Commissioner Rob Manfred continues on his mission to improve the pace of play in baseball. Having already added a new intentional walk rule, Manfred now has his sights set on pitching changes.
Per Bill Madden of the New York Daily News, Manfred feels like relievers “slow the game down” and “rob action out of the end of the game.” He suggested a potential rule change that would limit the amount of pitchers a manager can use in one inning.
There’s no doubt that the plethora of pitching changes late in games causes the pace of the game to slow to a crawl, not unlike the end of a basketball game where the trailing team fouls the leading team repeatedly, causing 30 regulation seconds to stretch into 15 minutes in real time. The problem, though, is limiting strategy to make the game to a little quicker. Is that a trade-off most people — players, managers, fans — would be willing to make?
I hope you don’t have any plans tonight at around 10PM Eastern time, because that’s when we get a pitching matchup for the ages as Max Scherzer will take on Clayton Kershaw at Dodger Stadium. When they meet tonight it will be the first time two pitchers with three or more Cy Young Awards have matched up since 2006. That year, and in 2005 and 2000, Roger Clemens faced Greg Maddux. In 2001 Clemens faced Pedro Martinez.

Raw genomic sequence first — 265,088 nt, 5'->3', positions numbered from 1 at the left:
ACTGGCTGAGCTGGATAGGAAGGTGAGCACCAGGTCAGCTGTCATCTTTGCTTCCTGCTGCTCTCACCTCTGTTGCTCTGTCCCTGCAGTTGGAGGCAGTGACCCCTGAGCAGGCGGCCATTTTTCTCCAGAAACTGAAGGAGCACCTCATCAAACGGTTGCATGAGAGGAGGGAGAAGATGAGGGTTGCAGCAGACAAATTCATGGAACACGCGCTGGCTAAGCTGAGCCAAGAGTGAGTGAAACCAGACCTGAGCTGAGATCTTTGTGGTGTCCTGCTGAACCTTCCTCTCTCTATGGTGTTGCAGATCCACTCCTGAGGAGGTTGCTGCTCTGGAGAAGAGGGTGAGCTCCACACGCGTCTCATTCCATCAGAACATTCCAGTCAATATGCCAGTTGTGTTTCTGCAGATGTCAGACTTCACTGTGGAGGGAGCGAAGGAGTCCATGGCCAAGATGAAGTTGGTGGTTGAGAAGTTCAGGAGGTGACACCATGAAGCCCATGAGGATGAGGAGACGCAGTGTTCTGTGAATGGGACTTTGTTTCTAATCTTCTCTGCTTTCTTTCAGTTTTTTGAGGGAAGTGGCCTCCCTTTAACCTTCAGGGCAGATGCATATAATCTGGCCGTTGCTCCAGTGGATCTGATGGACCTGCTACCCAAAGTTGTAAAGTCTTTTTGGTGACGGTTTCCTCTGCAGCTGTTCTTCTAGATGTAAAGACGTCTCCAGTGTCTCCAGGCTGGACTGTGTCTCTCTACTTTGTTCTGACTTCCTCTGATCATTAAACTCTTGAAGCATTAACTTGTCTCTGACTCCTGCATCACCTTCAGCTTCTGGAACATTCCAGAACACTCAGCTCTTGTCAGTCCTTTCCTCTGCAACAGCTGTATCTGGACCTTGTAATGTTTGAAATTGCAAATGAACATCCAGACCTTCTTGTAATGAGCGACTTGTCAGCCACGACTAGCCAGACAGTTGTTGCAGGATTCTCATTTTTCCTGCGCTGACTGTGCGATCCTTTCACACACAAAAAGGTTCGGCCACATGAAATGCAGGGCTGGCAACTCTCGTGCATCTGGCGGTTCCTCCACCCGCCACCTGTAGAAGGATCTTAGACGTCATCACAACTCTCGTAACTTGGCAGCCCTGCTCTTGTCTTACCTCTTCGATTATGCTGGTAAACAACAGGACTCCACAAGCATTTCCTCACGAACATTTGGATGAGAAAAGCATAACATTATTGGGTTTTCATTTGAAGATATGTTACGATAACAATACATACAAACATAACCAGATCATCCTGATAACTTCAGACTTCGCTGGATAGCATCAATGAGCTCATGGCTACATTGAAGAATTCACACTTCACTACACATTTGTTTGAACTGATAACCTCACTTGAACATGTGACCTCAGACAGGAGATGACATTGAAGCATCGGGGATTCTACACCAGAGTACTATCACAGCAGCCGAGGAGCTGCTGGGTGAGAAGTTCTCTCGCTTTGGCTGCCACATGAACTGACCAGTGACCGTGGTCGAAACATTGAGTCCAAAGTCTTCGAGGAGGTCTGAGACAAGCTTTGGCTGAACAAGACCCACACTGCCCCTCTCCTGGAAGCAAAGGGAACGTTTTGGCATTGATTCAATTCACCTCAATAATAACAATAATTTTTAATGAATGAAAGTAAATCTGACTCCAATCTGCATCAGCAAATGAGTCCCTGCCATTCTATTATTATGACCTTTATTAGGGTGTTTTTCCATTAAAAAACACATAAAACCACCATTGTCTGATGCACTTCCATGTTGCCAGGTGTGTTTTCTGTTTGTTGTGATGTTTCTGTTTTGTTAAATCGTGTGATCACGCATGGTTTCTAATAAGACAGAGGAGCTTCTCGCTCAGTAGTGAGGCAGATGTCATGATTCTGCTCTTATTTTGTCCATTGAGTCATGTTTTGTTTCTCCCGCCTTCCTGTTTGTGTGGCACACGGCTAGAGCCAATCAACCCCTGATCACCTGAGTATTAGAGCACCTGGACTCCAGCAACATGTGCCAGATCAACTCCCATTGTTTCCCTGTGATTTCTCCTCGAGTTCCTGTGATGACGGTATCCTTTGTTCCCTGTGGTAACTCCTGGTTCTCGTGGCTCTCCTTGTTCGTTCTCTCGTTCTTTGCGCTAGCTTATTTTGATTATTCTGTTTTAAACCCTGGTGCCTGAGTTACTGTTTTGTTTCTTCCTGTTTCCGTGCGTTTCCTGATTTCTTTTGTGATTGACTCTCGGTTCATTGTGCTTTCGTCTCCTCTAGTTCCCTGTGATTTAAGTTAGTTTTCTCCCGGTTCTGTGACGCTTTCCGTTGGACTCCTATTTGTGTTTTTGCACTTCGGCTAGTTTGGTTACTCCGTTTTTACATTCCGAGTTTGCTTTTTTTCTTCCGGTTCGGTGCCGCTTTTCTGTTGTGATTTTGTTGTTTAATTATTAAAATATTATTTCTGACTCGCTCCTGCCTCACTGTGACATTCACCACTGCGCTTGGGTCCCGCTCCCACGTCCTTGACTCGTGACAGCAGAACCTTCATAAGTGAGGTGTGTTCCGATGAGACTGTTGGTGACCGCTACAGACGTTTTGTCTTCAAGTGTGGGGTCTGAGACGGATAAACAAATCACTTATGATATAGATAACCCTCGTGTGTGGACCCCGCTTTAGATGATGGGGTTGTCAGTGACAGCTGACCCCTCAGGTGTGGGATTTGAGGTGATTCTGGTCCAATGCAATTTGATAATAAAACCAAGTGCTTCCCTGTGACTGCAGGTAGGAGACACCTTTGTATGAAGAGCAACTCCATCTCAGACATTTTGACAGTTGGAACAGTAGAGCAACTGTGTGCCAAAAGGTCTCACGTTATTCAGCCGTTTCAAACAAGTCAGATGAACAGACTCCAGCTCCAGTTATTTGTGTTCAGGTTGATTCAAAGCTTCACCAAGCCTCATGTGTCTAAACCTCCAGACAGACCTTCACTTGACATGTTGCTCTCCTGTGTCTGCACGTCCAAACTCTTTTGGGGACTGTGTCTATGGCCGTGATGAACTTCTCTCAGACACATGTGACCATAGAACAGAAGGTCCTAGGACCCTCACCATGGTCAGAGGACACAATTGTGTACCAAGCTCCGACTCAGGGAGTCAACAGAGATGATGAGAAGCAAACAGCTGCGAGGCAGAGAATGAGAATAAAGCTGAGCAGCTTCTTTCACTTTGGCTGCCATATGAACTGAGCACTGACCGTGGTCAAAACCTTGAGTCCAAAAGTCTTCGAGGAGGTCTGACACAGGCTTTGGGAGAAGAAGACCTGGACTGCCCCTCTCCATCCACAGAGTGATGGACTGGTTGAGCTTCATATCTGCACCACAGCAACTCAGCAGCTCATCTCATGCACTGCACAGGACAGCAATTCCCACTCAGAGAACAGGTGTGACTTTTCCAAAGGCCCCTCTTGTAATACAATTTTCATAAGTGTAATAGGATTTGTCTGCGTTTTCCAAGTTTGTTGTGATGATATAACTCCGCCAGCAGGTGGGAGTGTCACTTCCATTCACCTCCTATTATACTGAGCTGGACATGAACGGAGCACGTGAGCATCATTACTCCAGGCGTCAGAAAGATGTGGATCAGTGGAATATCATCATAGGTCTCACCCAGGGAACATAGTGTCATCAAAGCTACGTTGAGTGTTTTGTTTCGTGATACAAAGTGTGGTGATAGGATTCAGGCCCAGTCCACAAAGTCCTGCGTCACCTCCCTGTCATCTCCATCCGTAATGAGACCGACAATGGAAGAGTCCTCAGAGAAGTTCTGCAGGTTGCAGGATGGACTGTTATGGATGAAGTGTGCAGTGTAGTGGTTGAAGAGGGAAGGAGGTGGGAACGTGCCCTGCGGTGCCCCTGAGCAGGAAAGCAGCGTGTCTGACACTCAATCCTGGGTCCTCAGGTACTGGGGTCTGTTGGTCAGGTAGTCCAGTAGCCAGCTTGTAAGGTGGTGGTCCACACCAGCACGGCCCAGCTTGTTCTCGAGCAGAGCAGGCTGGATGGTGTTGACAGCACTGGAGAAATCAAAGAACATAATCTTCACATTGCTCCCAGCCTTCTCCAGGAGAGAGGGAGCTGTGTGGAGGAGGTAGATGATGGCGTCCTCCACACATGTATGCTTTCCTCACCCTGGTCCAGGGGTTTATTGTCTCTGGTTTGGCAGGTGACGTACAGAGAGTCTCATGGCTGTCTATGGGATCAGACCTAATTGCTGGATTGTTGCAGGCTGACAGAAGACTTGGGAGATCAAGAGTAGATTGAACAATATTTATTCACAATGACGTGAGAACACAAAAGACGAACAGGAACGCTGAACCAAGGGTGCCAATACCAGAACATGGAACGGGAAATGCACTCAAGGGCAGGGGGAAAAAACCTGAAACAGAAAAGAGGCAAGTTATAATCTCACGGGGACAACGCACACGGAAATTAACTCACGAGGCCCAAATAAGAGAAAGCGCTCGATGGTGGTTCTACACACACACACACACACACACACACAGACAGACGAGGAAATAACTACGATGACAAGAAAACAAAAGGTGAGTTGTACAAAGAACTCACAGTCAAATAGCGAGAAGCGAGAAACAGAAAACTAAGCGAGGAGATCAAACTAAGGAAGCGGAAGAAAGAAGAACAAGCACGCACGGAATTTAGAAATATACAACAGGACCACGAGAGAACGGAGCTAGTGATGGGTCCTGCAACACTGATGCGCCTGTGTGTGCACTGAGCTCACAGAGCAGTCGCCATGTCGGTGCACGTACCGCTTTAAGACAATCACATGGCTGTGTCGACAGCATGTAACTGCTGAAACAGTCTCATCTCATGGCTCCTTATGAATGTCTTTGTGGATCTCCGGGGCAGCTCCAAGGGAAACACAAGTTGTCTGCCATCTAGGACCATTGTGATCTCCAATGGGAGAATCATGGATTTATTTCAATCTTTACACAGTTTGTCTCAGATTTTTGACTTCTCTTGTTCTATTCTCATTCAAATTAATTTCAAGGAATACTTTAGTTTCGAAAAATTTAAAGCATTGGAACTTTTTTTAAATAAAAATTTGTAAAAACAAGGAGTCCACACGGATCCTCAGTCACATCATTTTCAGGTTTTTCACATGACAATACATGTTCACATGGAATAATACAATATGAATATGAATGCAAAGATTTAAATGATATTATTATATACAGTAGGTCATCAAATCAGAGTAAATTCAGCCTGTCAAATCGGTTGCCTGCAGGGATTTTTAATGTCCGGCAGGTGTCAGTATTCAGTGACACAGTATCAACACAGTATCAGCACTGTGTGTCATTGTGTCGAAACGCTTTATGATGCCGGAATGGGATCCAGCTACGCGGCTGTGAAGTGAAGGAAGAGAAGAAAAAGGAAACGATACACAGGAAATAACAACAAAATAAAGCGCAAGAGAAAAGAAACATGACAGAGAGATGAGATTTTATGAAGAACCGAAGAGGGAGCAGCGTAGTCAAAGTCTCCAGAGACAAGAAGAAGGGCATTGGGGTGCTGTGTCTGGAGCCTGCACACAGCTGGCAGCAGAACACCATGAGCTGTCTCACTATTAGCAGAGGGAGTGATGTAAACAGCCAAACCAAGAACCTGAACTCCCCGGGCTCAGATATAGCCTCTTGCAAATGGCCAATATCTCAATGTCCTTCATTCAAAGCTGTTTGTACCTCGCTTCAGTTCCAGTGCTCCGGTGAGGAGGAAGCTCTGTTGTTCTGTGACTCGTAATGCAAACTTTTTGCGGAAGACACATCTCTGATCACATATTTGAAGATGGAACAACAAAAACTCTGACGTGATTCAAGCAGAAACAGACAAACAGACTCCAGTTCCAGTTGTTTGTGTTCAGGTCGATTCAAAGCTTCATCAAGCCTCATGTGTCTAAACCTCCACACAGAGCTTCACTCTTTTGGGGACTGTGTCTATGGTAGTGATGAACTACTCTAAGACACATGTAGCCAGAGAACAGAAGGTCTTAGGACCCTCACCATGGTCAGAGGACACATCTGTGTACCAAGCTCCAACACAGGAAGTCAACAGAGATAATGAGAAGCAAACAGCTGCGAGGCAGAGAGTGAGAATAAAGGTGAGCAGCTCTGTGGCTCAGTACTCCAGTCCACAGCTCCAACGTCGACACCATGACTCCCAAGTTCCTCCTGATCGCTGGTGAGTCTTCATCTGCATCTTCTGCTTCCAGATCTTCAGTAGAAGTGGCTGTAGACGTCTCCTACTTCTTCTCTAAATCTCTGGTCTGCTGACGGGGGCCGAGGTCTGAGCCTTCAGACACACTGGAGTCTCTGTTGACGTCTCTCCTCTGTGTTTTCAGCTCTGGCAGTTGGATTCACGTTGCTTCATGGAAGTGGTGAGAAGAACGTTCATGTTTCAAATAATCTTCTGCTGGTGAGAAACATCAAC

Kershaw won his hardware in 2011, 2013 and 2014, with an MVP award in 2014 to boot. Scherzer collected trophies in 2013, 2016 and 2017. Each has started the 2018 season in Cy Young form. Kershaw is 1-2, but that record is due to poor run support. He has a 1.73 ERA and has struck out 31 batters and has walked only three in 26 innings. Scherzer is 3-1 with a 1.33 ERA and a whopping 38 strikeouts to only 4 walks in 27 innings.
This will be the third time that Kershaw and Scherzer faced each other if you include the playoffs. The first meeting was a decade ago when both were rookies. They most recently faced off in Game 1 of the 2016 NLDS, way back when Scherzer only had one Cy Young Award to his credit. Kershaw beat Scherzer in that playoff game and the Dodgers beat Scherzer’s teams in the two regular season matchups, with neither guy setting the world on fire. As so often happens in baseball, the hype hasn’t been matched by reality.
Still, there’s always a chance it will. And even if, in the end, this turns into a slugfest, the first couple of innings should at least give us some hope of something good. I’ll be watching.